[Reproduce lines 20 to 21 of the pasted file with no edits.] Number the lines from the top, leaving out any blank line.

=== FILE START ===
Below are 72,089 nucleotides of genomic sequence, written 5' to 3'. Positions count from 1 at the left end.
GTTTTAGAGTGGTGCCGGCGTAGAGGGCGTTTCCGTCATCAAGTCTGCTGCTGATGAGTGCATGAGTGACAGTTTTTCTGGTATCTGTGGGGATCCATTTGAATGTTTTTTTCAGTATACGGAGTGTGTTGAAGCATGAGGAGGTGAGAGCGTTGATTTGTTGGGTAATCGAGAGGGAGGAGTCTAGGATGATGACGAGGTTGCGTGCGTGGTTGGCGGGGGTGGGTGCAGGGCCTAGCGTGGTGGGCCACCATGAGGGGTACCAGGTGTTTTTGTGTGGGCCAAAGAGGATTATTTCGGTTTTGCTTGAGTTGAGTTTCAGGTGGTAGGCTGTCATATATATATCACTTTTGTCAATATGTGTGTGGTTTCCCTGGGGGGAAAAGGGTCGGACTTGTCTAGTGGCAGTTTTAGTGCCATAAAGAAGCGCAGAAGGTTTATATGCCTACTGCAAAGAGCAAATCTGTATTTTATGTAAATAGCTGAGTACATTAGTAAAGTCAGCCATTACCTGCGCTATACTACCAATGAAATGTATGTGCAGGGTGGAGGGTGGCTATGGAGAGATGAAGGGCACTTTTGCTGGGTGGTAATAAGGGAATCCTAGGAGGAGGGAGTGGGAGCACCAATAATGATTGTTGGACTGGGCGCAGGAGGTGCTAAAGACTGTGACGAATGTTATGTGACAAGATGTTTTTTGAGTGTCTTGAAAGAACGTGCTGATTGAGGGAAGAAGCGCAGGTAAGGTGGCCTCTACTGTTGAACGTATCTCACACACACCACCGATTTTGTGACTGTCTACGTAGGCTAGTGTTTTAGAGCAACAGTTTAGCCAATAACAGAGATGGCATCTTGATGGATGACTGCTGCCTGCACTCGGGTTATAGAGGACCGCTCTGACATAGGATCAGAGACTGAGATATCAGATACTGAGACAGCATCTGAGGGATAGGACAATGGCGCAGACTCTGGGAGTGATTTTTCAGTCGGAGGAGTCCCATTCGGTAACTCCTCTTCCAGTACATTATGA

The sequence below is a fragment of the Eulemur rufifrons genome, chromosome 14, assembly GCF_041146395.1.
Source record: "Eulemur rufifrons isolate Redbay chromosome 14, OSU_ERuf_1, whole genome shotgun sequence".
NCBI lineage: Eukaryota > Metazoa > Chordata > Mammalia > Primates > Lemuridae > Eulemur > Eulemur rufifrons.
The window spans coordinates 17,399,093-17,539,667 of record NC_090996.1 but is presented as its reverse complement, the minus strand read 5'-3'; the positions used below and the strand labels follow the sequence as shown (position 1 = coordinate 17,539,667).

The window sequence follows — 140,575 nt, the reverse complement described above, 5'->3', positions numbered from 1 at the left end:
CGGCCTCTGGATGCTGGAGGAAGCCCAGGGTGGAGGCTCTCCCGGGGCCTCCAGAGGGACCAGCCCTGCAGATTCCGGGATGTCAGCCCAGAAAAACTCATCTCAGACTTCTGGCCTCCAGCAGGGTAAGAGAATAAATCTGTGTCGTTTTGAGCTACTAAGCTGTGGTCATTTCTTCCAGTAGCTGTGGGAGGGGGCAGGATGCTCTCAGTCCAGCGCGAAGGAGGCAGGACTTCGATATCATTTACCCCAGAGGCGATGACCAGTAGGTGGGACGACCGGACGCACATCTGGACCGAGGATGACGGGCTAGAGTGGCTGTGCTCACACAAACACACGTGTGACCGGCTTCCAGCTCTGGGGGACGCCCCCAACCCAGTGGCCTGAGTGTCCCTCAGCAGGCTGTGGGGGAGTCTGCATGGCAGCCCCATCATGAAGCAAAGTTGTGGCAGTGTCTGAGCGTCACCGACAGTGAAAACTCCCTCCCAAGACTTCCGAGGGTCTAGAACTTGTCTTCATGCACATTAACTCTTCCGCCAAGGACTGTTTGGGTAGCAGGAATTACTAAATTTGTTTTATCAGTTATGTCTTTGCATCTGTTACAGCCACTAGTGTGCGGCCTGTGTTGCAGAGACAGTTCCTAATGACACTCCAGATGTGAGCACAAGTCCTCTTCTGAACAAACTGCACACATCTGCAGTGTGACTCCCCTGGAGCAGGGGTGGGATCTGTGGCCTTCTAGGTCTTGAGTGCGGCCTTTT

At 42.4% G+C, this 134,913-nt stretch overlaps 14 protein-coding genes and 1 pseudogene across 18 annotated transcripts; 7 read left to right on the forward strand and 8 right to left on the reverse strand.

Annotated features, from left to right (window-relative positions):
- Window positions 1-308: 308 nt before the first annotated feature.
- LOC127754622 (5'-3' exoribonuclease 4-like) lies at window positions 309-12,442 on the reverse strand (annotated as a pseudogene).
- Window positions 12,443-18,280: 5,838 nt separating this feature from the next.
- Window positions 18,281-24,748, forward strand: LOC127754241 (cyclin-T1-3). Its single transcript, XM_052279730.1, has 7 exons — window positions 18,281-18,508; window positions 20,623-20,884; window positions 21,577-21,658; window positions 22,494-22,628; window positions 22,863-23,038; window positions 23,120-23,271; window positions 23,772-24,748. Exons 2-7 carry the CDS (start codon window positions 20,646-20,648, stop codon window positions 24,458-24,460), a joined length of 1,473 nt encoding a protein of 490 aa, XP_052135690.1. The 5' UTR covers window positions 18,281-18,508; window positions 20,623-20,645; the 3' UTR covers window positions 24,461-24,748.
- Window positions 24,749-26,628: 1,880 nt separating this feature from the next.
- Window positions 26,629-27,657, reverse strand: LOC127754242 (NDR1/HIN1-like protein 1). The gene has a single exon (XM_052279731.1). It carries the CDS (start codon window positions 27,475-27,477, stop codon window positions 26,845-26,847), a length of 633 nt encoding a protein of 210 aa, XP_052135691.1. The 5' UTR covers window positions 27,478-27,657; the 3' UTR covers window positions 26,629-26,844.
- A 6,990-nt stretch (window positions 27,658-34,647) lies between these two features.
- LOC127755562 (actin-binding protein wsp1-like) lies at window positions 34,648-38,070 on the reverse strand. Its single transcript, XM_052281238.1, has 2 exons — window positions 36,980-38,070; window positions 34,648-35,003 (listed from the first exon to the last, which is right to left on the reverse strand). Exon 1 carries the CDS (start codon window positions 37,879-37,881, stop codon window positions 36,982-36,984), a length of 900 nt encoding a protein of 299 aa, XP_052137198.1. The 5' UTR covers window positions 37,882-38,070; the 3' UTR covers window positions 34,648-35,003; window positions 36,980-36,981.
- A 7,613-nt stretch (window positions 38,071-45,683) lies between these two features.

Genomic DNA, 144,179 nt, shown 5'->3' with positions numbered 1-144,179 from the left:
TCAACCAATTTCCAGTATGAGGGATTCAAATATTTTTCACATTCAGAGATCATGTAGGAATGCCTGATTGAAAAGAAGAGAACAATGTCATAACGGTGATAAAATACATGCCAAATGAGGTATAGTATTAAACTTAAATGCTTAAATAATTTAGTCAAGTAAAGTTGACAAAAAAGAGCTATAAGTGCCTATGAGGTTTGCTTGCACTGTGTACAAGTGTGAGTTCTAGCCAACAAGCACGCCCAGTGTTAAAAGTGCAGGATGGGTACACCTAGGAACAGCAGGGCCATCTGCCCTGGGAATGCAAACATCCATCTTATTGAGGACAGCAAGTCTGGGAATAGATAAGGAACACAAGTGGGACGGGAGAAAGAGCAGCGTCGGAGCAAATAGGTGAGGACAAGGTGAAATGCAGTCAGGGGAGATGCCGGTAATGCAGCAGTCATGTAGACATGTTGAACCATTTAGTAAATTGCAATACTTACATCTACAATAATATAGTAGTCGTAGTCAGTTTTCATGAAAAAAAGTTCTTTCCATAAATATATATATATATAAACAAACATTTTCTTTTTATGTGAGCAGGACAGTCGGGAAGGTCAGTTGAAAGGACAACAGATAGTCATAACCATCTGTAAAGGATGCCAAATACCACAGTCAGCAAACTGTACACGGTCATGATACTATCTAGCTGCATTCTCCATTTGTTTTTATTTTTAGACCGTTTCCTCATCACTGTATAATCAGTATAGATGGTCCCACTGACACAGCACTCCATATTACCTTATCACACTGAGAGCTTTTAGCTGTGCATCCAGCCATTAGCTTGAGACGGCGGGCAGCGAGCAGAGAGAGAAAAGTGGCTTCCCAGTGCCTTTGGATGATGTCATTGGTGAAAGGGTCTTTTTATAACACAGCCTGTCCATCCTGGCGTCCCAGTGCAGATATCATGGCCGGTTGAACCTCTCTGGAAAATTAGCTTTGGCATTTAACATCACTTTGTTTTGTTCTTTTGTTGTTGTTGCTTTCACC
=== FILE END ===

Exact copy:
Genomic DNA, 144,179 nt, shown 5'->3' with positions numbered 1-144,179 from the left:
TCAACCAATTTCCAGTATGAGGGATTCAAATATTTTTCACATTCAGAGATCATGTAGGAATGCCTGATTGAAAAGAAGAGAACAATGTCATAACGGTGATAAAATACATGCCAAATGAGGTATAGTATTAAACTTAAATGCTTAAATAATTTAGTCAAGTAAAGTTGACAAAAAAGAGCTATAAGTGCCTATGAGGTTTGCTTGCACTGTGTACAAGTGTGAGTTCTAGCCAACAAGCACGCCCAGTGTTAAAAGTGCAGGATGGGTACACCTAGGAACAGCAGGGCCATCTGCCCTGGGAATGCAAACATCCATCTTATTGAGGACAGCAAGTCTGGGAATAGATAAGGAACACAAGTGGGACGGGAGAAAGAGCAGCGTCGGAGCAAATAGGTGAGGACAAGGTGAAATGCAGTCAGGGGAGATGCCGGTAATGCAGCAGTCATGTAGACATGTTGAACCATTTAGTAAATTGCAATACTTACATCTACAATAATATAGTAGTCGTAGTCAGTTTTCATGAAAAAAAGTTCTTTCCATAAATATATATATATATAAACAAACATTTTCTTTTTATGTGAGCAGGACAGTCGGGAAGGTCAGTTGAAAGGACAACAGATAGTCATAACCATCTGTAAAGGATGCCAAATACCACAGTCAGCAAACTGTACACGGTCATGATACTATCTAGCTGCATTCTCCATTTGTTTTTATTTTTAGACCGTTTCCTCATCACTGTATAATCAGTATAGATGGTCCCACTGACACAGCACTCCATATTACCTTATCACACTGAGAGCTTTTAGCTGTGCATCCAGCCATTAGCTTGAGACGGCGGGCAGCGAGCAGAGAGAGAAAAGTGGCTTCCCAGTGCCTTTGGATGATGTCATTGGTGAAAGGGTCTTTTTATAACACAGCCTGTCCATCCTGGCGTCCCAGTGCAGATATCATGGCCGGTTGAACCTCTCTGGAAAATTAGCTTTGGCATTTAACATCACTTTGTTTTGTTCTTTTGTTGTTGTTGCTTTCACC